Treatment Works...People Recover
Local 24/7 Crisis Hotline
Seneca, Sandusky and Wyandot Counties
Problem Gambling? Helpline:
March 4 & 5: 2014 Problem Gambling Conference. Location: Columbus, Ohio
March 14 & 15: The Ohio Youth Traffic Safety Summit. Location: Columbus, Ohio.
March 22: Operation: Street Smart. Drug Education Program Presented by Frankling County Sheriff's Office. Location: Upper Sandusky, Ohio.
April 16: NAMI Ohio M.I.N.D. Movement- Movie Night @Tiffin University. More information TBA. Location: Tiffin, Ohio
April 18: Assessing& Managing Suicide Risk: Core Competencies for Mental Health Professionals. Location: Cincinnati, Ohio
M.I.N.D. Movement: Mental Illness No Discrimination
We envision a future where mental illness is viewed as any other illness and discrimination against people with mental illness is a distant memory.
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Know! Your Child's Risk for Dating Abuse
February is known as the month of love! Know! Your Child's Risk for Dating Abuse
Many adults refer to adolescent love as ‘puppy love,’ downplaying the seriousness of the relationship. Know! warns parents however to take caution, because to those teens involved, the relationship may be dangerously serious. We’re talking dating abuse, and it’s happening in every community in every state across the nation.
Though we tend to think of dating in the traditional sense as an occurrence for older teens, about 72% of younger teens and even preteens consider themselves to be in dating relationships. And while the majority of adolescent relationships are healthy or at least harmless, far too many are unhealthy, abusive or somewhere in between.
Dating abuse occurs when one partner exerts power and control over the other. The abuse may be Physical, Verbal, Emotional and/or Sexual.
In one study, 81% of parents said they did not believe teen dating abuse to be an issue or they said they didn't know if it was an issue. So it may come as a surprise to many parents that one in three adolescents in the U.S. is a victim of one of the types of dating abuse.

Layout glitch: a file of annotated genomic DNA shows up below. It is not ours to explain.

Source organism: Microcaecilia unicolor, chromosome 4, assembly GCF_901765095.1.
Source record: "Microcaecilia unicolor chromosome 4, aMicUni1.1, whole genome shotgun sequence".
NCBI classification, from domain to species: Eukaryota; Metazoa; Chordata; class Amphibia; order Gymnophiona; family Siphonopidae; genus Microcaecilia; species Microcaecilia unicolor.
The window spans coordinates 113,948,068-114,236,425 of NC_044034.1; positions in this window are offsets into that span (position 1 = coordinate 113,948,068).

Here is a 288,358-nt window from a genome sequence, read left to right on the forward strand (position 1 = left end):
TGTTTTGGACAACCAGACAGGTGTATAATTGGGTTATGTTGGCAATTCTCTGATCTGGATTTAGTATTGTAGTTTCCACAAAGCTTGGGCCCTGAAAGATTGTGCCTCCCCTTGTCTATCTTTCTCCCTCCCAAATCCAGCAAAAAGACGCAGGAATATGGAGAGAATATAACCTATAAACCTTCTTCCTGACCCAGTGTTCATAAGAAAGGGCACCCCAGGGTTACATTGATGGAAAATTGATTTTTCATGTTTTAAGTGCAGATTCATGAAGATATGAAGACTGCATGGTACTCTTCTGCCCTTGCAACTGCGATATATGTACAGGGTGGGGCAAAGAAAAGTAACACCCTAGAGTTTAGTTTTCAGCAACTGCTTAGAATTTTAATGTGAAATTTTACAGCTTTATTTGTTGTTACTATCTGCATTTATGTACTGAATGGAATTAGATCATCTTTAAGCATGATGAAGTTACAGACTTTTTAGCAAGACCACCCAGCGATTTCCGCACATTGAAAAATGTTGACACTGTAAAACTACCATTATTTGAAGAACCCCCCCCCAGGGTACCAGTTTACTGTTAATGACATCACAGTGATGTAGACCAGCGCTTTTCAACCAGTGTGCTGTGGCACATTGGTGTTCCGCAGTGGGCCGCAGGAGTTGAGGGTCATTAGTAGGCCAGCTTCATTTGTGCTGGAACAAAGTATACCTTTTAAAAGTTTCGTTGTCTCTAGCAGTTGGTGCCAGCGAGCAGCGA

With numbers like that, why aren't more parents aware? Because when dating abuse does occur, teens usually tell no one, and when they do tell, it is typically to another teen, not an adult.
Here are some additional facts to Know!
• Violent behavior typically begins between the ages of 12 and 18;
• One in 10 high school students has been purposefully hit, slapped or physically
• hurt by a boyfriend or girlfriend;
• One in four high school girls has been a victim of physical or sexual abuse;
• Middle school, high school and college age females are at greater risk for acquaintance rape than any other age group;
• While the majority of dating abuse victims are females, it can and does happen to males as well.
Dating abuse has devastating and long-lasting consequences for both female and male victims, putting them at increased risk for substance abuse, eating disorders, risky sexual behaviors and further domestic violence.
What is the take-away for parents? The first step is to be aware of the issue and Know! that when your preteen or teen begins dating, he or she will be at risk for dating abuse, as either a victim or a perpetrator. Children need to be taught what it means to be in a healthy relationship.
Know! To Shatter The Myths of Drug Abuse